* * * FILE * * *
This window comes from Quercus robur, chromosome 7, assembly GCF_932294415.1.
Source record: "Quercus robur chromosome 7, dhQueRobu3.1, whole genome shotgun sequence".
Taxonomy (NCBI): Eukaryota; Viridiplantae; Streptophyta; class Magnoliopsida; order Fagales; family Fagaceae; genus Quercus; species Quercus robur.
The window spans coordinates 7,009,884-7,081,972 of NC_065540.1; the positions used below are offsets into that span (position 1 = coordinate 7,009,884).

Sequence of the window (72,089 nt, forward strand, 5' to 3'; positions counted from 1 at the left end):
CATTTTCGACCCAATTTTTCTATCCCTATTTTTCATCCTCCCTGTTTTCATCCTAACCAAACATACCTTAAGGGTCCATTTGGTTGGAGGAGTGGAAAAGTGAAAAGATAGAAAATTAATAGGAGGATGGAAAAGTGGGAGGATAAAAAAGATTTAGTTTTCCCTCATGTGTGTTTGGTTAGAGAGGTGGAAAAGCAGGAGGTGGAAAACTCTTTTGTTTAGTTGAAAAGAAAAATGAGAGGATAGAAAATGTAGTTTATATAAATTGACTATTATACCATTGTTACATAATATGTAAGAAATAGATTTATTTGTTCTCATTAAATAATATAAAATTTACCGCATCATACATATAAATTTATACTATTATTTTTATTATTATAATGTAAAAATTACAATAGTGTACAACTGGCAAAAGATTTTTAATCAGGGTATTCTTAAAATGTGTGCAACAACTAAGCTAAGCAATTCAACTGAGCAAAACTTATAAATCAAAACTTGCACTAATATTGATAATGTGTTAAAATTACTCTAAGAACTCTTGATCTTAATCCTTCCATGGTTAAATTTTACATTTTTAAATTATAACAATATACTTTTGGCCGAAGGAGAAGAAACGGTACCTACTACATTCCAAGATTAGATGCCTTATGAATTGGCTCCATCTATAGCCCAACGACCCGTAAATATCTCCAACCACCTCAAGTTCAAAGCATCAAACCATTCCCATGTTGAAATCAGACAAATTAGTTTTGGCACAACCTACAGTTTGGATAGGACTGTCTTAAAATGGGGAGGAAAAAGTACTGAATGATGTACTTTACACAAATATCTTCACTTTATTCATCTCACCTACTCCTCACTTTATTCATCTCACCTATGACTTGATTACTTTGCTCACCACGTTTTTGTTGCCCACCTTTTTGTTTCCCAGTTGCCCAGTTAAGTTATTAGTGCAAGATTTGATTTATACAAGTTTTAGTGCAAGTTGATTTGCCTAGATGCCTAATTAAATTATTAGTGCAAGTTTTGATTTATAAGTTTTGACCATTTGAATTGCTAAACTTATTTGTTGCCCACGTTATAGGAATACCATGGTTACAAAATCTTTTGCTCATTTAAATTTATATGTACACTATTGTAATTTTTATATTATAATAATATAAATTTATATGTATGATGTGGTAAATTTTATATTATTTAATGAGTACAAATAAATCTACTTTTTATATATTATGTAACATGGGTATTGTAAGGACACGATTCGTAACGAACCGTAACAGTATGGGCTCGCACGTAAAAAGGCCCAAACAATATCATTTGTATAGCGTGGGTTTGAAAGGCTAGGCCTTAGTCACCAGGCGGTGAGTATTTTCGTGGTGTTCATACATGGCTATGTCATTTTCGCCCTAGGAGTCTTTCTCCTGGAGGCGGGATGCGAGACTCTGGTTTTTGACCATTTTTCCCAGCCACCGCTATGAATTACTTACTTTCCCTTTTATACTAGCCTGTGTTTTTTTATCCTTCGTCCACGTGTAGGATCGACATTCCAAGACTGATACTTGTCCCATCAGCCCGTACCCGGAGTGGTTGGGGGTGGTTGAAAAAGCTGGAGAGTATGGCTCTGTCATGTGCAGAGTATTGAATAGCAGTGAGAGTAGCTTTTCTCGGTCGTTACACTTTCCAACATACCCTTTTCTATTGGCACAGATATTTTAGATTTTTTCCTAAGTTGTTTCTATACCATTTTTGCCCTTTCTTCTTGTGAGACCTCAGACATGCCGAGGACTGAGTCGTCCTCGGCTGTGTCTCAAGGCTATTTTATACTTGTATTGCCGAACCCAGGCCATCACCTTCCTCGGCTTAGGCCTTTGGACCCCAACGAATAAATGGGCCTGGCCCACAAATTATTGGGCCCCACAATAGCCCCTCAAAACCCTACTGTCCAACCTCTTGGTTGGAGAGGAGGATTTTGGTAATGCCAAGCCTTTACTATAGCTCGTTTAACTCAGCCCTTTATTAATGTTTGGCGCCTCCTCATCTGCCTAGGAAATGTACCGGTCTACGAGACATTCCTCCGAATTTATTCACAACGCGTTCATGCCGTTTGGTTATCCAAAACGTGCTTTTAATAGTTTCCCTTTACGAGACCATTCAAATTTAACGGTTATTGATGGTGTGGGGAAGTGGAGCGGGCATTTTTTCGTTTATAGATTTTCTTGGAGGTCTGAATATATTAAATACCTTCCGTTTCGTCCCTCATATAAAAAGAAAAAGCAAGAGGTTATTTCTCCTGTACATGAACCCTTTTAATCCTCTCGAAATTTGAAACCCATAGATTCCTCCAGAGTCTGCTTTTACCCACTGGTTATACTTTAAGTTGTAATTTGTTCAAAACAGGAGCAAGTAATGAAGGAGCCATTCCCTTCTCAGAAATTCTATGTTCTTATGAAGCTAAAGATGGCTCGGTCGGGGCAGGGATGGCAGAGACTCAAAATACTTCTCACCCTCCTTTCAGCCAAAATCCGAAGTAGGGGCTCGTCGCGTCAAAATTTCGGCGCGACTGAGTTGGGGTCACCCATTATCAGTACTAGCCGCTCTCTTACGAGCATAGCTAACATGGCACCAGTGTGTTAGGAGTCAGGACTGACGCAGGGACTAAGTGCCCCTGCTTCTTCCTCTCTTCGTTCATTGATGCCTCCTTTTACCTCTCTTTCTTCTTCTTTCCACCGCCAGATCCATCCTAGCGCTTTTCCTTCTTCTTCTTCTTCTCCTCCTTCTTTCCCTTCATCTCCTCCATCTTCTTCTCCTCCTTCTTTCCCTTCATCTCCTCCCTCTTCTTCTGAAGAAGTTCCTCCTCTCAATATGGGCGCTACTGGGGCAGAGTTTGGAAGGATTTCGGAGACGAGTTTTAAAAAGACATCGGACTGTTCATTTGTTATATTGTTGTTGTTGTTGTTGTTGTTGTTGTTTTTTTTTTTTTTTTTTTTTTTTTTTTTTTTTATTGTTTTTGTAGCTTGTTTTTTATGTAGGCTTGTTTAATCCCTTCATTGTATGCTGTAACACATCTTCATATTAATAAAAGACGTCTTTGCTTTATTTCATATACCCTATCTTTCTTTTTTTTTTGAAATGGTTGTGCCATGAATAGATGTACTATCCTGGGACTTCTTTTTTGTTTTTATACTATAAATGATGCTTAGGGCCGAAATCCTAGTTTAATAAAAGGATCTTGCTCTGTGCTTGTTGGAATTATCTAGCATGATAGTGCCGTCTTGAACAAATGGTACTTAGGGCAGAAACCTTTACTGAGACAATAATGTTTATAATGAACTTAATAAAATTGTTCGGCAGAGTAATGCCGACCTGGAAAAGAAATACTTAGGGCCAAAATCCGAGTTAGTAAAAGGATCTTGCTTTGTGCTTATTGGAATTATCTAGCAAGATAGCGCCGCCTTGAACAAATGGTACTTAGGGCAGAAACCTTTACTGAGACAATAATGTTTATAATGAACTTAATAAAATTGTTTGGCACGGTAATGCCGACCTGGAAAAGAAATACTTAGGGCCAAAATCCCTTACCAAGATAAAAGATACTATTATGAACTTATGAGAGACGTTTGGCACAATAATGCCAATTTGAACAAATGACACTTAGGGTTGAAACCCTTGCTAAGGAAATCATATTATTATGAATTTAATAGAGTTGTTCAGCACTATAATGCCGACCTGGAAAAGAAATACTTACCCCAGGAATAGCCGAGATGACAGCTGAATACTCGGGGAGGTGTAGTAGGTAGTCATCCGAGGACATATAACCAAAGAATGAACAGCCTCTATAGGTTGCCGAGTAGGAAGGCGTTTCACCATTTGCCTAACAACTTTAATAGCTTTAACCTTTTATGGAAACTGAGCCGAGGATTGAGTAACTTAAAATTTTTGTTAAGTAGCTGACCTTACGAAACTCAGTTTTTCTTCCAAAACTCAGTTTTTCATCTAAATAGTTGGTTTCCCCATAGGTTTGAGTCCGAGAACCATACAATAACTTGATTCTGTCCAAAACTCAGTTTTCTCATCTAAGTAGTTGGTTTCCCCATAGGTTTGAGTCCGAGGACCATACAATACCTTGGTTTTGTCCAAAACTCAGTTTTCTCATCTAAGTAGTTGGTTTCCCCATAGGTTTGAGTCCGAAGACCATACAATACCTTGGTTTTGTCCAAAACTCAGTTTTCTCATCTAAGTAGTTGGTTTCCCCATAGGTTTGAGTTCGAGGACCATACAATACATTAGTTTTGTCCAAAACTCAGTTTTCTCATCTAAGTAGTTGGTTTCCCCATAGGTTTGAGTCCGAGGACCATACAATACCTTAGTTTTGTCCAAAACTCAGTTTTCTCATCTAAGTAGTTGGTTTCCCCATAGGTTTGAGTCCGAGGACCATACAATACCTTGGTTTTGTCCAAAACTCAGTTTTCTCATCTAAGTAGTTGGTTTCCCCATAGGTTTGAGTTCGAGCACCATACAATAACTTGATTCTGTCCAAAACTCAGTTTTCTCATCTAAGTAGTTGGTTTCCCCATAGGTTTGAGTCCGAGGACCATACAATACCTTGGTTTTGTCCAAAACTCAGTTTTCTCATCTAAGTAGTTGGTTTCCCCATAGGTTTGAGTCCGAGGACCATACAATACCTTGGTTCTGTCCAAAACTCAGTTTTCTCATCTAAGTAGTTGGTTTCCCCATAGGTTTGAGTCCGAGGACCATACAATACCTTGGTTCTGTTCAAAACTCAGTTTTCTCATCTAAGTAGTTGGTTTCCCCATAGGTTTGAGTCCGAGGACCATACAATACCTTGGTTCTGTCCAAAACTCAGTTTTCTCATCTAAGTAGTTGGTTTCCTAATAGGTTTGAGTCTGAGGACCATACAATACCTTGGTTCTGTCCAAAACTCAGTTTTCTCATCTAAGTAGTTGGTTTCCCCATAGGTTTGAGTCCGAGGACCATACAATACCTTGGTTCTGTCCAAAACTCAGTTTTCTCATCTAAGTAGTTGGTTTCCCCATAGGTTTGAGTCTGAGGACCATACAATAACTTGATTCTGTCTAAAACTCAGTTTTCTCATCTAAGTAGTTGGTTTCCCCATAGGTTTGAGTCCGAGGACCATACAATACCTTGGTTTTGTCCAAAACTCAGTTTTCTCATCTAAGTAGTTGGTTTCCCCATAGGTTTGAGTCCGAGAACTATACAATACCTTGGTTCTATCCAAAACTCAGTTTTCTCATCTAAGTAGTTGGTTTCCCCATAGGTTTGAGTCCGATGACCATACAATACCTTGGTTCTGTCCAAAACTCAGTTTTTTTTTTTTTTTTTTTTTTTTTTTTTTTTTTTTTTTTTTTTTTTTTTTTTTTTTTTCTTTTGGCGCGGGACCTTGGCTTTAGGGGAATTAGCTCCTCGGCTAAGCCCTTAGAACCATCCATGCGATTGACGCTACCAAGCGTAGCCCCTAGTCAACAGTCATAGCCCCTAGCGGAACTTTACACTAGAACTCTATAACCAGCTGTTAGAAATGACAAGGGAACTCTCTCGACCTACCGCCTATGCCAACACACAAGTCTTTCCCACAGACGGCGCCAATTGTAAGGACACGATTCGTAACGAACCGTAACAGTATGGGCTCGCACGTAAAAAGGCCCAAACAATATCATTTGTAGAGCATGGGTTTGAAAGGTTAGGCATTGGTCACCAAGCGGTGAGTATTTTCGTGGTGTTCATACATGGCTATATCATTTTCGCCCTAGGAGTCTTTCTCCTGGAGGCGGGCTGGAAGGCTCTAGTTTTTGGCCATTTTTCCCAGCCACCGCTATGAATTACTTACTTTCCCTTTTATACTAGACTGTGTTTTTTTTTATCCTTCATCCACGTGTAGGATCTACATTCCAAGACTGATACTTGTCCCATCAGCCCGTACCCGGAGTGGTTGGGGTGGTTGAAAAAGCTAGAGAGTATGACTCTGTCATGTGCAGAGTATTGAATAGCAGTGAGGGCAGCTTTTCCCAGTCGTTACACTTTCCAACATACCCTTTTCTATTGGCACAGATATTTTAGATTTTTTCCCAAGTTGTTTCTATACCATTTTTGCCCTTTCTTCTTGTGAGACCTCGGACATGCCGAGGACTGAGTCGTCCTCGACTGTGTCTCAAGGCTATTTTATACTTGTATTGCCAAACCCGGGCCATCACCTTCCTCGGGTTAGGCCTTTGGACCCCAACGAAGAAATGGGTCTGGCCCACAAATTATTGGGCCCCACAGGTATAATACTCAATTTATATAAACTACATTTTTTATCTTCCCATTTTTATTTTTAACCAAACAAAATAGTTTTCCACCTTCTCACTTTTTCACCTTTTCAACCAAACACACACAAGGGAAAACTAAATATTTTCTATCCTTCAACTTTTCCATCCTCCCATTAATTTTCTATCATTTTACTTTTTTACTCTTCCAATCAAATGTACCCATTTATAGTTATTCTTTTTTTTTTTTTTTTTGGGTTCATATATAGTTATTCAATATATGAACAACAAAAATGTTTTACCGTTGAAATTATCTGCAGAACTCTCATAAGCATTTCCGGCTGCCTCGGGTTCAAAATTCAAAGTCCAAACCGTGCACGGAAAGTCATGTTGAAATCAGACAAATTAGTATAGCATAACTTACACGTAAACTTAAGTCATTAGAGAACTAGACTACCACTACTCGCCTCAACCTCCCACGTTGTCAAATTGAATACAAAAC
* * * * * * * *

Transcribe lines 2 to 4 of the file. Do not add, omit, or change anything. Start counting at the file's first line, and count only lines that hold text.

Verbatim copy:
Source record: "Quercus robur chromosome 7, dhQueRobu3.1, whole genome shotgun sequence".
Taxonomy (NCBI): Eukaryota; Viridiplantae; Streptophyta; class Magnoliopsida; order Fagales; family Fagaceae; genus Quercus; species Quercus robur.
The window spans coordinates 7,009,884-7,081,972 of NC_065540.1; the positions used below are offsets into that span (position 1 = coordinate 7,009,884).